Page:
Unions have voted to take "co-ordinated industrial action" against the government over its below-inflation pay settlement for public sector workers.
Unions are warning of a 'winter of discontent' over pay
The TUC annual conference heard that, unless a 2.5% rise in two stages was improved upon, there could be a series of mass strikes this autumn.
Mark Serwotka, leader of the Public and Commercial Services Union (PCU), said many workers were on "poverty wages".
On Monday Gordon Brown said the pay deal was needed to keep inflation down.
A motion from by the PCS and the National Union of Teachers said many public sector workers earn as little as £11,000 a year.
To loud applause from TUC delegates, Mr Serwotka said: "When Gordon Brown slams the door in our face, we have to say we aren't accepting it. Unity is strength."
Steve Cox, of the Prison Officers' Association, added: "None of us want a repeat of the winter of 1978. However, if the government continues like this, we have to be ready for action.
"If we are left with no alternative, we will all be out on the street."
TUC general secretary Brendan Barber said the organisation would bring unions together and co-ordinate action, including industrial action and warned that the government would pay a "heavy price" if it did not change its mind over pay.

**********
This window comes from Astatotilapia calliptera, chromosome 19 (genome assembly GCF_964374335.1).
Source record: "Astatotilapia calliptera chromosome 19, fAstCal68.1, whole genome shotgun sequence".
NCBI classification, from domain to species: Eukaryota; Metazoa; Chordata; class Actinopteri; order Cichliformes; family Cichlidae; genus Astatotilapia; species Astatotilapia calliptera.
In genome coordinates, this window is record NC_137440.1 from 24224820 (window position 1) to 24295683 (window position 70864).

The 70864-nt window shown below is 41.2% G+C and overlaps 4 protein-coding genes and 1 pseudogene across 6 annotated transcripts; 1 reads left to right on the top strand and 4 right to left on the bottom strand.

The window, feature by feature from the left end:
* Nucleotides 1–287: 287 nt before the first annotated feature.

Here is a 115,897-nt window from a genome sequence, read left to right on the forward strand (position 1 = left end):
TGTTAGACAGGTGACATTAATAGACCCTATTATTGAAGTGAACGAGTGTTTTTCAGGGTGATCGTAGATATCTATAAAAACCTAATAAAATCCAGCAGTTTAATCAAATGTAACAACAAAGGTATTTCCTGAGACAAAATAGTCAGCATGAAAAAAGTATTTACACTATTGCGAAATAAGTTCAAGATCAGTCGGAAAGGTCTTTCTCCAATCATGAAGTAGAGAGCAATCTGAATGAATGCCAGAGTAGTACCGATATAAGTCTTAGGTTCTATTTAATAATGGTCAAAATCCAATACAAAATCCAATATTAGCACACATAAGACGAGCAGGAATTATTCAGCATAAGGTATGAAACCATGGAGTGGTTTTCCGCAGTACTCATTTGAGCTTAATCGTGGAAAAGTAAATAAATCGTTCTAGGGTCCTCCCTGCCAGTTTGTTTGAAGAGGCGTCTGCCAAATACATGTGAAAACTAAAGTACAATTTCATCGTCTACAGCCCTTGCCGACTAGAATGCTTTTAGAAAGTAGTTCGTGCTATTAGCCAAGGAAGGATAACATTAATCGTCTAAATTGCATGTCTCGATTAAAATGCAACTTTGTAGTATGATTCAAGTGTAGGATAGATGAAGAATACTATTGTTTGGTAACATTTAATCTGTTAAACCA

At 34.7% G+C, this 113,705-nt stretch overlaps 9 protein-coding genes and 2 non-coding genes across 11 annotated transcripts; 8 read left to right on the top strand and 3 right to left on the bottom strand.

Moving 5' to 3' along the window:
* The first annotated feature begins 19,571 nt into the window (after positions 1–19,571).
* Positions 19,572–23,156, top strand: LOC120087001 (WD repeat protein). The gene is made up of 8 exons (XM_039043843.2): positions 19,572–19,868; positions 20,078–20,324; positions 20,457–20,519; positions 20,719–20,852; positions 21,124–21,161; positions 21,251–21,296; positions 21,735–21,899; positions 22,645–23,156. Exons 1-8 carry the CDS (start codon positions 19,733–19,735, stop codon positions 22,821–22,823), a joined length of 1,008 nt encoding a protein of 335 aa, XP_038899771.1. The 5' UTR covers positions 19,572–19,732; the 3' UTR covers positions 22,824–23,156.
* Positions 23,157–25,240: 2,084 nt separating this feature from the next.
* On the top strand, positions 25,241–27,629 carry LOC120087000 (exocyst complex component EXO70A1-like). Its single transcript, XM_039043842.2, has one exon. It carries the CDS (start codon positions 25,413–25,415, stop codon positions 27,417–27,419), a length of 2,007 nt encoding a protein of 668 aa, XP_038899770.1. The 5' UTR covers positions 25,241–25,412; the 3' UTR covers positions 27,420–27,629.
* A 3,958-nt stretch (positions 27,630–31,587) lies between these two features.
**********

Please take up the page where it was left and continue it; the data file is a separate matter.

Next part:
PCS members at the Department for Work and Pensions have already rejected a three-year deal by three to one and are likely to be balloted on possible strike action within weeks.
Prison guards have staged a walkout, while teachers, police and nurses have been among workers protesting at Mr Brown's public sector pay deal.
But, in his first address to the TUC as prime minister, Mr Brown said "pay discipline" was "essential to prevent inflation, to maintain growth and create more jobs - and so that we never return to the old boom and bust of the past".
Postal workers are also set for a national walkout by the end of September after talks over pay and conditions at Acas collapsed.
And workers at Remploy - which employs disabled people - are being balloted on possible strikes over factory closures.